Berthing: On average, you might pay between SGD $480 to SGD $1,500 ($342.29 to $1069.67) per month to keep your yacht at a marina in Singapore. However, berthing larger 60-foot yachts can cost you over SGD $2,000 ($1,426.23 USD) per month. Yacht club memberships can be flexible and fees can vary from visiting fees for SGD $800 ($570), ordinary memberships for SGD $16,000 ($11,409.83), or corporate memberships for about SGD $25,000 ($17,827.86).
Taxes: There is a 75% luxury tax in Singapore. However, in recent years yachts are exempt from the luxury tax. And Singapore relieves yachts of having to pay the 7% goods and services tax as long as the vessel enters the country on its own and departs after its objective is finished, with no time limit. Check with your local government to see if you qualify for this exemption.
Rules and Regulations: You must be 16 to 18 years old to operate a vessel, have completed a recognized course on handling watercraft, completed the PPCD or APPCDL exam administered by the Singapore Maritime Academy, and obtained valid medical certificates.
Taiwan is one of the leading producers of yachts in the world. In recent years, the yacht scene has been growing with more people chartering and buying yachts.
Berthing: Taiwan has many top-of-the-line marinas and shipyards. Horizon City Marina offers slip rentals for monohulls starting at $1.2 per foot per day. Yacht club membership can vary, but the premiere Argo Yacht Club offers memberships starting at NTD 450,000 ($14,060.96) to NTD 10 million ($312,465.80) for their exclusive membership perks.
Taxes: A 10% luxury tax applies to the sale of yachts that are at least 30.48 meters long.
Rules and Regulations: Taiwan’s regulations on yachts and power-driven ships are quite extensive. You must have a master’s license to drive a yacht and be 18 years or older to be a master. However, you can be a yacht assistant at 16.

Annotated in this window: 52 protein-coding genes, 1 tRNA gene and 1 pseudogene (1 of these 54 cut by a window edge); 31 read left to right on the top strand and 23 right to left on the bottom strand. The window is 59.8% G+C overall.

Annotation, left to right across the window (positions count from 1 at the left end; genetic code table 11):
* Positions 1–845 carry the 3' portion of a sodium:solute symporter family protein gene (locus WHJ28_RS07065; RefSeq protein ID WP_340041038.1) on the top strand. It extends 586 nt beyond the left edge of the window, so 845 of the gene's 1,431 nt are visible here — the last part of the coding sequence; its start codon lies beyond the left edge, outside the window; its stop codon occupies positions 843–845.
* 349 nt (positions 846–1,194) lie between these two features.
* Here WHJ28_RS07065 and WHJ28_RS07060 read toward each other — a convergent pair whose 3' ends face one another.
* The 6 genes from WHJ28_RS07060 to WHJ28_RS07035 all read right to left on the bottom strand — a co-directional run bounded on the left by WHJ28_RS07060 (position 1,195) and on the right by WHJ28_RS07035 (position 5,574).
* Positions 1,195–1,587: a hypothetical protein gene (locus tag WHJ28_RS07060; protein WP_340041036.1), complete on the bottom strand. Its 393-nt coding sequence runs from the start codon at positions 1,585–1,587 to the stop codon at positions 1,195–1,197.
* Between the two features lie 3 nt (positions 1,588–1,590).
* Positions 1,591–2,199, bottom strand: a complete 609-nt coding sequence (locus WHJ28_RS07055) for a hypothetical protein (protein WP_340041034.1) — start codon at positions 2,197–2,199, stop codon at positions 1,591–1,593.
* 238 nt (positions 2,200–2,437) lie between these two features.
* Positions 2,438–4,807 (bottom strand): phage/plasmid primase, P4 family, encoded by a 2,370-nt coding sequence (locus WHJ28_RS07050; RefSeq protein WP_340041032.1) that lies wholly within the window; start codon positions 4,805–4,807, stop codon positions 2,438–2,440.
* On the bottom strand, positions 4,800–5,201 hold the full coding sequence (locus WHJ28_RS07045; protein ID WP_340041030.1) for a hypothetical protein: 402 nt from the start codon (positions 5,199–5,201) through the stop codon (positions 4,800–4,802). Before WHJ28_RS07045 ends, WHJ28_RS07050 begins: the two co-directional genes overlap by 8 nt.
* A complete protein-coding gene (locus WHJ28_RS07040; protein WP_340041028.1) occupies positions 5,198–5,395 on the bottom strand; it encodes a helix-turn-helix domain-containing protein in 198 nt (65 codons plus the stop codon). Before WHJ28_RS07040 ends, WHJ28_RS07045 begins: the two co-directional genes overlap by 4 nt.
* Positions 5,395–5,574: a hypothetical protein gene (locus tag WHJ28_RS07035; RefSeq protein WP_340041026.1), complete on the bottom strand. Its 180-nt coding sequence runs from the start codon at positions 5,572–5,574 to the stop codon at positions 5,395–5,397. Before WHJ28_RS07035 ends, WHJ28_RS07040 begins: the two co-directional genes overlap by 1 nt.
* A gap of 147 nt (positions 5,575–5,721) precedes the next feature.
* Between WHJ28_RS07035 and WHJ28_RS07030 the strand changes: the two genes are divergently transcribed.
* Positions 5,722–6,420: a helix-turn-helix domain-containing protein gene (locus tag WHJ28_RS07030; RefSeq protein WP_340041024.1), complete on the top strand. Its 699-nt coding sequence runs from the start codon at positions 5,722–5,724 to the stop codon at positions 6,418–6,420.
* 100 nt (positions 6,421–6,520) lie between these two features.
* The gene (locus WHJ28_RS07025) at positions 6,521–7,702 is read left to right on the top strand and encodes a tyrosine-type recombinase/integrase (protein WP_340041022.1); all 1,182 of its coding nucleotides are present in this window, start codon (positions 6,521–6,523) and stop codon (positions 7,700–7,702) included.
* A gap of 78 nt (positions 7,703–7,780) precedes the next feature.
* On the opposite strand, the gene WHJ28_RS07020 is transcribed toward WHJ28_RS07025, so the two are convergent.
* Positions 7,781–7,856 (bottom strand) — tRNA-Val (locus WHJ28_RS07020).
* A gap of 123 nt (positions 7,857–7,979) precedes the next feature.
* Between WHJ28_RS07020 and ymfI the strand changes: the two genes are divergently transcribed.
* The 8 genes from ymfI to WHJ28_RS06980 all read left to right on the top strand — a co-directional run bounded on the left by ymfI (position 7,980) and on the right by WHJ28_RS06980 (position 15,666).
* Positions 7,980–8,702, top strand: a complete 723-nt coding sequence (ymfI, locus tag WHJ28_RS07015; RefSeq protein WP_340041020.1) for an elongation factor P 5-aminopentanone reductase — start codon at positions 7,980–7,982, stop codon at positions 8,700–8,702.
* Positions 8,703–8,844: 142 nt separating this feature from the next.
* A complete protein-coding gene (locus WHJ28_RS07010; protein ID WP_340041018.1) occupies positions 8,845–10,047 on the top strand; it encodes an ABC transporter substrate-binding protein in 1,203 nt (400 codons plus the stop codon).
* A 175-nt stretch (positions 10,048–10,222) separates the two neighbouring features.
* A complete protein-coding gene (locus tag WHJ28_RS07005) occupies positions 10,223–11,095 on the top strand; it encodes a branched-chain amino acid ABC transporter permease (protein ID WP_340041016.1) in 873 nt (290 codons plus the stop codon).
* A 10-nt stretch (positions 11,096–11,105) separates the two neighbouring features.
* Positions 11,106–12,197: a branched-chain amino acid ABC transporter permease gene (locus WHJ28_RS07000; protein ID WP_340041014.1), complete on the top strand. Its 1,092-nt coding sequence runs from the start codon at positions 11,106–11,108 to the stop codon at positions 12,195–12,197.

Chartering yachts has become popular in Thailand, and companies and private owners are using the booming tourist industry to recoup some of the cost of ownership.
Berthing: Berthing in Thailand depends on the location and the size of your boat. In Phuket Boat Lagoon, for instance, you can see monthly prices for a below 70-foot monohull for THB 800 per foot ($21.43) or a monohull over 70-foot at a monthly cost of THB 1,1000 per foot ($29.47). Yacht club memberships also vary per location, but at the popular Phuket Yacht Club, you can see corporate memberships costing THB 16,000 per year ($432.40), a family membership for THB 10,000 ($270.25), individual memberships at THB 6,500 per year ($174.14 ), and junior memberships for THB 1,600 per year ($42.87). They also offer temporary memberships for THB 2,000 a month ($53.38).
Taxes: Since the abolishment of complicated luxury taxes, buying a yacht in Thailand has become even more attractive. Even though customs duty is set at 0%, the value-added tax (VAT) is 7% and be paid on the CIF value of a yacht.
Rules and Regulations: If you are importing a yacht, you’ll need to pay for the cost of the yacht, insurance, freight, permits through the Thai government for telecommunication equipment on board, and other licensing and registrations.
Contact us before buying can help you navigate through the purchasing and licensing process.